Describes her managerial approach as “quite calm,” it is also fair to say Ms. Arnault is undeniably hardworking. “Sometimes I had to push her out of the office,” Toledo told the Wall Street Journal several years ago. “I left on vacation at the beginning of August , and she was still in Paris, two days before giving birth [to her daughter], sending me emails. I said, ‘Delphine, stop it!'”
In the years since, the London School of Economics-educated Delphine Arnault – who is one of the two heirs-apparent to LVMH, alongside her brother Antoine Arnault, who currently serves as CEO of Berluti and chairman of Loro Piana – has proven a strong ally for the luxury conglomerate. In addition to her most recent role as executive VP of Louis Vuitton, Delphine, 42, has served as the guiding force behind many of LVMH’s recent investments.
This includes spearheading LVMH’s recent fashion-related round of investments, which range from jewelry company Repossi to Nicholas Kirkwood’s footwear brand, Italian design brand Marco de Vincenzo, and Loewe creative director Jonathan Anderson’s London-based eponymous label, among others.
And still yet, Ms. Arnault, who was coined by W magazine as “Fashion’s First Daughter,” almost singlehandedly launched the LVMH Young Fashion Designer Prize, an initiative aimed at fostering emerging design talent. As noted by WWD, “The contest [which will return for a fifth round this year] has galvanized the industry around the challenges of upstart fashion businesses, and attracted invaluable attention to [each year’s] 30 semifinalists,” which are subsequently narrowed down to twelve and then two special prize winners, and the LVMH Prize winner.
As noted by W, the smart businesswoman is not unlike her father: “Very much in the mold of her father, Delphine Arnault delights in nurturing the creative sparks that fuel the industry, following design ideas through the multiple steps until they reach the sales floor.”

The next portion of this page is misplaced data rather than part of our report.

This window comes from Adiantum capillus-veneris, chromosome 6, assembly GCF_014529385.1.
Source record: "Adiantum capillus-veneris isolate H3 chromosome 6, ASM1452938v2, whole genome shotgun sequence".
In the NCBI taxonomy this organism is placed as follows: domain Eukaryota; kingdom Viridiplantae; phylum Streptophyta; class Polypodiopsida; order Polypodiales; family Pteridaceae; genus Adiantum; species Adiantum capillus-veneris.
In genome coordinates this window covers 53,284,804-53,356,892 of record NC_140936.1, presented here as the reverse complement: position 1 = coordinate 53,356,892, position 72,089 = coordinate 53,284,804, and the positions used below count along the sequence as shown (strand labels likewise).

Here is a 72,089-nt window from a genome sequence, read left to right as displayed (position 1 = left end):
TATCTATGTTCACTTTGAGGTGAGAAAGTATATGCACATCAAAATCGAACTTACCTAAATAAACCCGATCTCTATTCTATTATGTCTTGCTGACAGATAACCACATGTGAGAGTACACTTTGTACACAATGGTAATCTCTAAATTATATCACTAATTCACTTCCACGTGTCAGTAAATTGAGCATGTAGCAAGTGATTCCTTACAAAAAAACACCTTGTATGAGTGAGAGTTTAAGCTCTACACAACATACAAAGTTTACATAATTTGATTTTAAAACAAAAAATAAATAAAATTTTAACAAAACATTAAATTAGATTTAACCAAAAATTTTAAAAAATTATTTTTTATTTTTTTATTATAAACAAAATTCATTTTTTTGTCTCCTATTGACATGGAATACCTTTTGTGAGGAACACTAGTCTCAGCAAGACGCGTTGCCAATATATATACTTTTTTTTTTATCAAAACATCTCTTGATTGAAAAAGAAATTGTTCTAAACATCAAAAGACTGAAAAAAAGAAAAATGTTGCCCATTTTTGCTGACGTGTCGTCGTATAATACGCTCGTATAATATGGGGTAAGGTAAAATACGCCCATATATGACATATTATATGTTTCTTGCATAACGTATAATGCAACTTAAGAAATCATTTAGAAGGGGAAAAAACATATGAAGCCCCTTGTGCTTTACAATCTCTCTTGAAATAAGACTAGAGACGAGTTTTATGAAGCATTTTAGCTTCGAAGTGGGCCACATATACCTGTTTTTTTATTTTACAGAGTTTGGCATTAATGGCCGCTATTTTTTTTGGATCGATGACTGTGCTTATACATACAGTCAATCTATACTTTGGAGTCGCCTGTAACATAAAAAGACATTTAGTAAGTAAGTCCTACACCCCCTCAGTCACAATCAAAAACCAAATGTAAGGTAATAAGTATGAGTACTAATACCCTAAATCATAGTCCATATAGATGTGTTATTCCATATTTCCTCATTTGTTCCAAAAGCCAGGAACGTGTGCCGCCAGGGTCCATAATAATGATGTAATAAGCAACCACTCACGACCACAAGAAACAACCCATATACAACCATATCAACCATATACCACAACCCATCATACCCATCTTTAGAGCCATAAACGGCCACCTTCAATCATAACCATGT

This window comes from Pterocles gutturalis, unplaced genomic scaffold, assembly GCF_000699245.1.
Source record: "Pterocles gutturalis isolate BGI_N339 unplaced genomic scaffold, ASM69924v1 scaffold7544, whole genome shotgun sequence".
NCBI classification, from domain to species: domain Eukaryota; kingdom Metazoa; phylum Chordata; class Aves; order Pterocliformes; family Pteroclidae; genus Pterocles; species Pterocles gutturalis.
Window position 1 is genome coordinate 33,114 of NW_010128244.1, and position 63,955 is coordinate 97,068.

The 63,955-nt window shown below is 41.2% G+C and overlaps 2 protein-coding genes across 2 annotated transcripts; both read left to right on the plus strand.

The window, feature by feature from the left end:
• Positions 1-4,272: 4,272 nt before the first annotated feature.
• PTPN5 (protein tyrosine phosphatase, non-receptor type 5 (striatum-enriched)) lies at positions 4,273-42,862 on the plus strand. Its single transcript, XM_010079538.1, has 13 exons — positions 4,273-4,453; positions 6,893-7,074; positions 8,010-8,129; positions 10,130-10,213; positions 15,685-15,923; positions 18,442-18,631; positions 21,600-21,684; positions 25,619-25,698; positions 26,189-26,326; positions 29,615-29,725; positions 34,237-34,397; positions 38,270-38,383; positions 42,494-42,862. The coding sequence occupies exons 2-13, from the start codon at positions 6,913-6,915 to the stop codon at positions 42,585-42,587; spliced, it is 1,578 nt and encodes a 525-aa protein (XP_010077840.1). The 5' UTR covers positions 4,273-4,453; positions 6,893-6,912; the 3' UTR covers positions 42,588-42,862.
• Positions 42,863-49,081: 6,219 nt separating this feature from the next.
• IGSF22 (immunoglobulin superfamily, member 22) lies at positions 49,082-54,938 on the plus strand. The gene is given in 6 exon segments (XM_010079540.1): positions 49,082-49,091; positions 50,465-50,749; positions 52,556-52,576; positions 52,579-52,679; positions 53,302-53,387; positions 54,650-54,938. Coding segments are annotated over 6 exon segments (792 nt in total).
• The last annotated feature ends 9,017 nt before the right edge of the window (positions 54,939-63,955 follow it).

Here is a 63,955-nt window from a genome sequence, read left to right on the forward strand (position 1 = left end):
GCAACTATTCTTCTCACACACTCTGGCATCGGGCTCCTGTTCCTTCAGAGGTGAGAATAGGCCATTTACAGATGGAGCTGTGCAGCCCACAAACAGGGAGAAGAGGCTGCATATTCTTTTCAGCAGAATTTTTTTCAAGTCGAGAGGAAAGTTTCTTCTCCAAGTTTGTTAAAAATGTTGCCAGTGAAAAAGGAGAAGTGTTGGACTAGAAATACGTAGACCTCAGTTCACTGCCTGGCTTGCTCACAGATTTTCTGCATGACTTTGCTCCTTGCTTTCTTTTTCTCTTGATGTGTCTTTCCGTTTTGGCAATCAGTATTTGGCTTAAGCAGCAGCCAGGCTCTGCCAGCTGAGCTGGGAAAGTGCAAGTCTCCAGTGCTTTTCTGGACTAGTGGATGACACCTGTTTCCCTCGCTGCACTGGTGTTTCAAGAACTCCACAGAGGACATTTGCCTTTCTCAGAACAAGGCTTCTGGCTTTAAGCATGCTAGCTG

The Bigger Picture
On a broader level, however, there is a strategic shift by LVMH is underway, and that can be tied quite notably to Ms. Arnault. As the New York Times’ Vanessa Friedman wrote in late 2015, LVMH is shifting “from a global sector domination machine to a kinder, friendlier giant, an approach that has been shaped by Ms. Arnault, as well as her brother, Antoine Arnault, and one that it increasingly seems may define the group for the future.”
It is worth noting that it is arguably not terribly difficult to be considered a “kinder, friendlier” giant than the LVMH we have known under the director their father, who in his role as chairman of LVMH, has been described by the press as “ruthless,” as “able to exploit,” as “famously litigious,” and as “the wolf in cashmere clothing.”
In terms of for her interest in fashion, she says that it rests most heavily on the business side. Hence, her belief that “success lies in the combination of both talent and business savvy, and that the magic comes through partnership between both. It’s important to see both sides, the business and the creativity,” she told WWD for an article, entitled, Delphine Arnault Rising.
With an impeccable educational background and the ability to work on virtually any of LVMH’s countless holdings, which range from real estate projects to strictly philanthropic endeavors, why has she opted to remain in fashion? “It is hard to reject fashion,” she told 032c. “I was ten years old when my father bought Dior. Fashion is part of my life.”